Vitamin C – it’s the vitamin we’ve all heard of and we all know we need it in our diet to stay healthy. But what does it actually do and why do we need it?
Vitamin C is an essential nutrient. It cannot be made in our bodies and must be obtained in our diet. Only very limited amounts of Vitamin C can be stored in the body and these stores get used up quickly if Vitamin C containing food isn’t eaten. We need an ongoing supply of it.
Vitamin C is used in many processes in the body. It is involved in tissue growth and repair, helping wounds to heal and scar tissue to form. It helps enzymes to function and is very important in keeping our immune system working well. Vitamin C helps our bodies absorb iron from food and also helps our thyroid gland make thyroxine. Another very important function of Vitamin C is the maintenance of collagen levels. Collagen is a protein vital in forming our skin, tendons, ligaments, bones and blood vessels. Without Vitamin C, the collagen in these tissues becomes weak and unstable and cannot function properly.
Vitamin C is also an antioxidant. Antioxidants protect the cells in our body from damage caused by free radicals. Free radicals are made when our bodies break down food, inhale cigarette smoke or are exposed to radiation. Free radicals can build up over time and contribute to the aging process.
Some people are more likely to be low in Vitamin C. Smokers, pregnant women, people on certain medications such as oral contraceptives, people who drink regularly and people with kidney failure often have higher Vitamin C needs.
Signs that may indicate that you are low in Vitamin C are tiredness, skin that bruises easily, bleeding gums and constantly getting colds.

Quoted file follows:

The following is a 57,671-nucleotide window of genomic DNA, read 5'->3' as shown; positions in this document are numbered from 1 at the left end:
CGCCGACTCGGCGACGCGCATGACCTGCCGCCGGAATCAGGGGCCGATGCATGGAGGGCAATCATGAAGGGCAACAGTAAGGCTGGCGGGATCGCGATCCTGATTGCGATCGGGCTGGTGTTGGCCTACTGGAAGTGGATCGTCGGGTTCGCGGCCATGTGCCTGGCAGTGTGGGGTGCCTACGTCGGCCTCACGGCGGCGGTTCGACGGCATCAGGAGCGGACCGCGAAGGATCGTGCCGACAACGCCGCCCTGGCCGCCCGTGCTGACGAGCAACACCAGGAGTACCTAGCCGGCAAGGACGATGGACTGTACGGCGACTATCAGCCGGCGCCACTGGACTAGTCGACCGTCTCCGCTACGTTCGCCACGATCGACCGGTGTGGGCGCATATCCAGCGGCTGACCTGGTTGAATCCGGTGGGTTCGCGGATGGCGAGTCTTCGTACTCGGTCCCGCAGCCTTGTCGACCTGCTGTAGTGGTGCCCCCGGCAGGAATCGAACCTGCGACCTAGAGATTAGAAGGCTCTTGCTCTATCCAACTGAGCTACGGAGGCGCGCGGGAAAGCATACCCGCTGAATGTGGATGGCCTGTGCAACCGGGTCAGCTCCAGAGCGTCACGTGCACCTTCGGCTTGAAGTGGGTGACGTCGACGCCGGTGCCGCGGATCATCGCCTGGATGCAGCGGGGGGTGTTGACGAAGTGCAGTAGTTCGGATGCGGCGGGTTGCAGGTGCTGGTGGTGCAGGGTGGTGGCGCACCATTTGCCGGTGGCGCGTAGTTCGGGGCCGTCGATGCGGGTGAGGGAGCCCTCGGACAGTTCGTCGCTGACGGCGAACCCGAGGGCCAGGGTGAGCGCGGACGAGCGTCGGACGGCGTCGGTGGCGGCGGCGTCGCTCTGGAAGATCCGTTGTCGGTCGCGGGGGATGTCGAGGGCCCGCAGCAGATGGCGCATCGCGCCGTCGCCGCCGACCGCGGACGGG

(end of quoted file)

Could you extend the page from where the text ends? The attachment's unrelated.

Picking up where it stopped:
The best way to get your recommended intake of Vitamin C is from uncooked fruit and vegetables. The Ministry of Health recommends the daily intake for adults should be 45mg. Infants and children require less (25mg to 40mg), while pregnant and breastfeeding women have higher needs (55mg to 80mg a day). If you have a well-balanced diet that includes at least five servings of fruit and vegetables a day, it is likely that you are getting enough Vitamin C, around 200 to 400mg. Foods high in Vitamin C are fruits such as citrus fruit, kiwifruit, strawberries, blackcurrants, mango, papaya and pineapple, and vegetables such as broccoli, Brussels sprouts, capsicums, kale, potatoes, kumara and tomatoes.
Cooking and storing fruit and vegetables for a long time can decrease the amount of Vitamin C in foods. Microwaving and steaming can help to minimise cooking losses.
Vitamin C has long been available in supplement form. There has been much debate over whether taking it as a supplement is of any benefit, as any excess of Vitamin C in the body is not absorbed and gets excreted in the urine. For those that find it difficult to eat a balanced diet, or who place extra stresses on the body such as smoking, a supplement could prove beneficial.
There have also been many studies trying to find out the role Vitamin C plays in the prevention of colds. It appears that taking a Vitamin C supplement once you have a cold isn’t helpful, and for most people, Vitamin C doesn’t decrease the risk of getting a cold. However evidence does suggest that regular users of Vitamin C may have shorter colds or milder symptoms.
If you decide that Vitamin C is a supplement for you, the recommended dosing is around 500mg to 1000mg per day. Large doses (2000mg to 3000mg) taken on an empty stomach can cause nausea, indigestion, abdominal cramps and diarrhoea. Taking a supplement in the form of sodium ascorbate or calcium ascorbate can minimise stomach effects. Talk to your local pharmacist about the best form of Vitamin C supplement that is suitable for your needs.
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